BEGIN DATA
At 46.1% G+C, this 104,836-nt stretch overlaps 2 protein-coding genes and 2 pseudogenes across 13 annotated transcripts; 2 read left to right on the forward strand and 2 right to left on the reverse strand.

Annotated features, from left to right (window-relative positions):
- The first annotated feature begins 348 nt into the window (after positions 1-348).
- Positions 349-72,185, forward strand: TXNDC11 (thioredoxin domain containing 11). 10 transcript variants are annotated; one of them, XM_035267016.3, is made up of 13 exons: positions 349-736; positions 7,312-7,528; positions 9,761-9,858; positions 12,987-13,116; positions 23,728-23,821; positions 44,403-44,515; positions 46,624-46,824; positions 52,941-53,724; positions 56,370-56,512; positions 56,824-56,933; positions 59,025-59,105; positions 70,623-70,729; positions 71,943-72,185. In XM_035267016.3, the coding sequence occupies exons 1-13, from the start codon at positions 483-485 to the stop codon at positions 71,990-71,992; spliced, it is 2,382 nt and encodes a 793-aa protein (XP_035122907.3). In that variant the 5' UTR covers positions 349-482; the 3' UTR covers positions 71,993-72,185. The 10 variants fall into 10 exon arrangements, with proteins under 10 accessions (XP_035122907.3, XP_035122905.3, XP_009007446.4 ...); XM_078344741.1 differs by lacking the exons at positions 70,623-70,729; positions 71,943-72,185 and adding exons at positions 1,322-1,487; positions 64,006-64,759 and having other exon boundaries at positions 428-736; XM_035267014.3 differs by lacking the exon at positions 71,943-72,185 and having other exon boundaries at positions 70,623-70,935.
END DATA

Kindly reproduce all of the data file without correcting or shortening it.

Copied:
At 46.1% G+C, this 104,836-nt stretch overlaps 2 protein-coding genes and 2 pseudogenes across 13 annotated transcripts; 2 read left to right on the forward strand and 2 right to left on the reverse strand.

Annotated features, from left to right (window-relative positions):
- The first annotated feature begins 348 nt into the window (after positions 1-348).
- Positions 349-72,185, forward strand: TXNDC11 (thioredoxin domain containing 11). 10 transcript variants are annotated; one of them, XM_035267016.3, is made up of 13 exons: positions 349-736; positions 7,312-7,528; positions 9,761-9,858; positions 12,987-13,116; positions 23,728-23,821; positions 44,403-44,515; positions 46,624-46,824; positions 52,941-53,724; positions 56,370-56,512; positions 56,824-56,933; positions 59,025-59,105; positions 70,623-70,729; positions 71,943-72,185. In XM_035267016.3, the coding sequence occupies exons 1-13, from the start codon at positions 483-485 to the stop codon at positions 71,990-71,992; spliced, it is 2,382 nt and encodes a 793-aa protein (XP_035122907.3). In that variant the 5' UTR covers positions 349-482; the 3' UTR covers positions 71,993-72,185. The 10 variants fall into 10 exon arrangements, with proteins under 10 accessions (XP_035122907.3, XP_035122905.3, XP_009007446.4 ...); XM_078344741.1 differs by lacking the exons at positions 70,623-70,729; positions 71,943-72,185 and adding exons at positions 1,322-1,487; positions 64,006-64,759 and having other exon boundaries at positions 428-736; XM_035267014.3 differs by lacking the exon at positions 71,943-72,185 and having other exon boundaries at positions 70,623-70,935.